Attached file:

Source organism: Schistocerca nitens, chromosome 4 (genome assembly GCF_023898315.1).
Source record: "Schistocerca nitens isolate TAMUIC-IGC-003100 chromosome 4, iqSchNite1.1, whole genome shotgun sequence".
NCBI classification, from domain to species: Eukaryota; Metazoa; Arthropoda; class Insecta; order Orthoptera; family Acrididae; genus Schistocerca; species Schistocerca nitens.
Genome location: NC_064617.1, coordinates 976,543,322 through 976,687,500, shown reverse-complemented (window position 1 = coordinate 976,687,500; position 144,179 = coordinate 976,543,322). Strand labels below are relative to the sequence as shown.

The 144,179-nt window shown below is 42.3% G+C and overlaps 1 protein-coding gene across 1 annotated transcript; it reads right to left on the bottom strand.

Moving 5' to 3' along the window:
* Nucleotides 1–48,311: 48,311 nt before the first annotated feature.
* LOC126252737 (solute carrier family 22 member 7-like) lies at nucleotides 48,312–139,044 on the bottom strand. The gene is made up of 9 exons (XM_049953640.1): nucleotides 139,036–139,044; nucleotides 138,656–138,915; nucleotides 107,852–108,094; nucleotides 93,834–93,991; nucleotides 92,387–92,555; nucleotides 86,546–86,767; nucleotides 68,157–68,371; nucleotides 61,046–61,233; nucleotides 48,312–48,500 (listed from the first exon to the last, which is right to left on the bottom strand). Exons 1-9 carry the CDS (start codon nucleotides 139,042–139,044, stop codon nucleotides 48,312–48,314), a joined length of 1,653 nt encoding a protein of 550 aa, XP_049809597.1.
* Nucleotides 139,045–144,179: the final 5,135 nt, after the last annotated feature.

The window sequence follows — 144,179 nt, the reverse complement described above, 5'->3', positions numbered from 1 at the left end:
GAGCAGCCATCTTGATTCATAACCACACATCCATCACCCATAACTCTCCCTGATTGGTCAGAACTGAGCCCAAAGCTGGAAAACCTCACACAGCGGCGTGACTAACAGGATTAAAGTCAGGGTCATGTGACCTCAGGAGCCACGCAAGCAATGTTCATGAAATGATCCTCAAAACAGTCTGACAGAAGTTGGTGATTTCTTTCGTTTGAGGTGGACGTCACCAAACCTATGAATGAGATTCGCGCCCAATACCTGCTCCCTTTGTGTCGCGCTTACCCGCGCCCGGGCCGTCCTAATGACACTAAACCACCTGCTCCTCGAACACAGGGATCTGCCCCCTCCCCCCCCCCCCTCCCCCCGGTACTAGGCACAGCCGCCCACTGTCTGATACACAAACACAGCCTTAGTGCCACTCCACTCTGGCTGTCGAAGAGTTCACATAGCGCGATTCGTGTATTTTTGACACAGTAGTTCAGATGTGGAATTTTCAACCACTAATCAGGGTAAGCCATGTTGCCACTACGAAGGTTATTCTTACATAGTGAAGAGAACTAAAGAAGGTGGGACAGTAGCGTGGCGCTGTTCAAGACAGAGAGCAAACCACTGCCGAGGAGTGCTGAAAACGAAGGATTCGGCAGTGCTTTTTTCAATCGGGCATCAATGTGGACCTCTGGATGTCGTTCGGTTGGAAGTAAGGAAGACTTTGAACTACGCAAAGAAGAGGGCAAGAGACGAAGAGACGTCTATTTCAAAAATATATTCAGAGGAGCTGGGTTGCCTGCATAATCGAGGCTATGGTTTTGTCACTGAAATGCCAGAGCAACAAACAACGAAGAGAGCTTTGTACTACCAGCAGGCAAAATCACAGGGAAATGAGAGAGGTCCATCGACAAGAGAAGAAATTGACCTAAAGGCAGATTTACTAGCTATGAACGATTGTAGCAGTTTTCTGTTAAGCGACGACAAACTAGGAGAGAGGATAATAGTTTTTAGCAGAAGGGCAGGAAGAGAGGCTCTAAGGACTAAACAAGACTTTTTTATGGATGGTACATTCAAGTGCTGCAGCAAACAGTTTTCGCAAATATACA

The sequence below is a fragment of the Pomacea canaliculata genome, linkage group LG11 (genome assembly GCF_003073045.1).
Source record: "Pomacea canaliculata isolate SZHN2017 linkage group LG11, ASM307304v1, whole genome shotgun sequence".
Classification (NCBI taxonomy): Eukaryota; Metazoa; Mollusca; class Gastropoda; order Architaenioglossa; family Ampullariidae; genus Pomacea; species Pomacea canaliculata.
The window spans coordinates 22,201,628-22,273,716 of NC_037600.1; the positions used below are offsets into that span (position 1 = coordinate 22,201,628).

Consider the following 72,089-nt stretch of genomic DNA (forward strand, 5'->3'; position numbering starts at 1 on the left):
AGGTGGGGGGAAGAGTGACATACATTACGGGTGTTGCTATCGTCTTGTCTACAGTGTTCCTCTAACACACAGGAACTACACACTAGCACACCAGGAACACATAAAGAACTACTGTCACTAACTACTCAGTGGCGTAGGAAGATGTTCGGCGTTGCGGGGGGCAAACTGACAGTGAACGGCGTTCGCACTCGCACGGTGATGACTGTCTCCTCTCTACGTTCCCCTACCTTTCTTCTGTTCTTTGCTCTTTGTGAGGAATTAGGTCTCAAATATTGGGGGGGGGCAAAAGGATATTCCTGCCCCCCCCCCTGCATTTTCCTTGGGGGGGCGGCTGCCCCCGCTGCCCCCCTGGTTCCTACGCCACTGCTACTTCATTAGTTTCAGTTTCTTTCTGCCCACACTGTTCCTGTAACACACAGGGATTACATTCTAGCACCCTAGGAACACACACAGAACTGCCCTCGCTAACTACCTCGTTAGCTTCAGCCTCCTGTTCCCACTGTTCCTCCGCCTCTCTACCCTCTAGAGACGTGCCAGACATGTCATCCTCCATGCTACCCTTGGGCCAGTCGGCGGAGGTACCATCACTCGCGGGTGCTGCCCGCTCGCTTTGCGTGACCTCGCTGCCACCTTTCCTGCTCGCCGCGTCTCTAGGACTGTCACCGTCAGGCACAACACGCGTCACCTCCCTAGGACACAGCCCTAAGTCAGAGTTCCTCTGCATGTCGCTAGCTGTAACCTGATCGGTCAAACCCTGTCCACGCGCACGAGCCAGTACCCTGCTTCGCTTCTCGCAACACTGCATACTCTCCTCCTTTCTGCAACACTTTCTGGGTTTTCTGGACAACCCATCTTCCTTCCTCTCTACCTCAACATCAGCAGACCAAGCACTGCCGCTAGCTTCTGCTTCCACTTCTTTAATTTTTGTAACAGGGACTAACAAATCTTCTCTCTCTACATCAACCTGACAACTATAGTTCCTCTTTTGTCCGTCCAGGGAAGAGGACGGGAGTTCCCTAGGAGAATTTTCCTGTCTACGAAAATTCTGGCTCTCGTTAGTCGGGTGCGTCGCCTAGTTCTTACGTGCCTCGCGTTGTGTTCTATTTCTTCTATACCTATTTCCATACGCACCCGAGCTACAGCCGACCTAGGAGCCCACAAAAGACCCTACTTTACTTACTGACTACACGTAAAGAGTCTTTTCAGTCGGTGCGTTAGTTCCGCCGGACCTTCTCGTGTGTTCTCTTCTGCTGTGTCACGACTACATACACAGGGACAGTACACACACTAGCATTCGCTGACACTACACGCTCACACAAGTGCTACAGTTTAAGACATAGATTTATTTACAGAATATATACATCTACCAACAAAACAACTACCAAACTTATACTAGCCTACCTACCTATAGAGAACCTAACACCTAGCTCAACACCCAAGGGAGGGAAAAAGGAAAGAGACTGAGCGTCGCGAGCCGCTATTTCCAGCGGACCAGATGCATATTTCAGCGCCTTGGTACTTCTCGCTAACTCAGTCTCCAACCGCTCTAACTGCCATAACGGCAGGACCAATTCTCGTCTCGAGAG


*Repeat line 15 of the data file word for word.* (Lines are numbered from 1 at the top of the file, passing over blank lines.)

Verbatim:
The window spans coordinates 22,201,628-22,273,716 of NC_037600.1; the positions used below are offsets into that span (position 1 = coordinate 22,201,628).